• Unstoppable Rage: "REGGIEEEEEEEEEEE!!!"
    • "Raaampaaaaaage!"
  • Unsympathetic Comedy Protagonist: Archer, full-stop. Nearly all of the main cast also fits to some extent. There are very few genuinely likable characters in the show, and even the relatively nice characters do some pretty despicable things.
  • Unusual Euphemism: Pam tells an FBI Agent in a one-on-one interrogation to "Throw a bone into me", meaning sex.
  • Upper-Class Twit: Both Archers. For example, Sterling considers it offensive when people don't treat Woodhouse with seething contempt, and Malory dropped the ISIS cleaning ladies down an elevator shaft when they tried to unionize.
    • The whole cast (except for Lana and Krieger) pretend to be this to fool the police when covering up the Prime Minister's murder in "Lo Scandalo".
  • Vandalism Backfire: Archer finds it hilarious when Malory knocks a phone out of his hands to shatter on the concrete... because it was Woodhouse's phone.
  • Vanity License Plate: Archer gets a set for his El Camino that say SPY GUY.
  • Viewers Are Geniuses:
    • The tattoo on Pam's back is an excerpt from Lord Byron's "The Destruction of Sennacherib".
    • There's also Archer's reference to Herman Melville's "Bartleby the Scrivener" and his utter shock that no one gets it.
    • It's a minor running gag that Archer will reference obscure history or books and be surprised that nobody gets what he's referencing.
  • Villains Never Lie: Yakuza boss Moto didn't steal Archer's car in "Drift Problem" because they only drive right-hand drive Japanese imports, but Archer calls him on it. Moto smirks and points out that he has no reason to lie.
  • Vitriolic Best Buds: While the entire cast may count, Pam and Cheryl are shown together near constantly at work and willingly spend more time together outside of the office than any other characters, but their dialog typically involves flat out insults and they don't seem to actually like each other. Pam once thought she killed Cheryl and was entirely apathetic about it.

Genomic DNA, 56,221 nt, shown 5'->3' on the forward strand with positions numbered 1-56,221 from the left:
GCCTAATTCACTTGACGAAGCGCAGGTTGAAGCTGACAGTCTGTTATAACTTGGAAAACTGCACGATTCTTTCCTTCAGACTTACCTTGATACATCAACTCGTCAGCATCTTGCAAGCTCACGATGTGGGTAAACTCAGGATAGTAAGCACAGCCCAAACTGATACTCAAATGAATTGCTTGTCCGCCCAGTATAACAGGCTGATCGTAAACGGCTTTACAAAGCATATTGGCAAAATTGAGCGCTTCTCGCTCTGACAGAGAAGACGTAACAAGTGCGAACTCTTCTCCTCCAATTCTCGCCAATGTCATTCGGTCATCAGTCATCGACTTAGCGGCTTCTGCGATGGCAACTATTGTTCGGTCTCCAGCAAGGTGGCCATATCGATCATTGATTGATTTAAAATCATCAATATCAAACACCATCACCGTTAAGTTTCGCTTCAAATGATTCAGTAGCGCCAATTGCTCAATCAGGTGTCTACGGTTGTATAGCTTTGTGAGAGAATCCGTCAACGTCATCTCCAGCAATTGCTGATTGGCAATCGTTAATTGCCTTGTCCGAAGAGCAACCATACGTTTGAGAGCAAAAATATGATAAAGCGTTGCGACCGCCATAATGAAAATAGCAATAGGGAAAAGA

• On the other hand, during Season 6 episode Pocket Listing, a conversation Pam has with Archer reveals she considers Cheryl to be her best friend.
  • The Voiceless: For a few episodes. Krieger, though he appears starting in the pilot episode, has no lines until episode 4, "Killing Utne".

  • Water Torture: One episode has Sterling, Lana, and Slater arguing over whether or not waterboarding is really that bad (Archer having managed to avoid the agency's mandatory waterboarding tests because he was hungover that day.) Lana and Slater finally goad him into undergoing waterboarding, after which he concedes that it is, indeed, torture.
  • We Have Ways of Making You Talk: During Archer's Roaring Rampage of Revenge in "Placebo Effect", he threatens to slide a knife up a pharmacist's urethra unless he gives him answers. Needless to say, it works.
    God, what a pussy. I could barely keep up, he was spilling so fast.
    • He also interrogates a member of the Irish mob by shoving what he THINKS is a smoke grenade up his ass.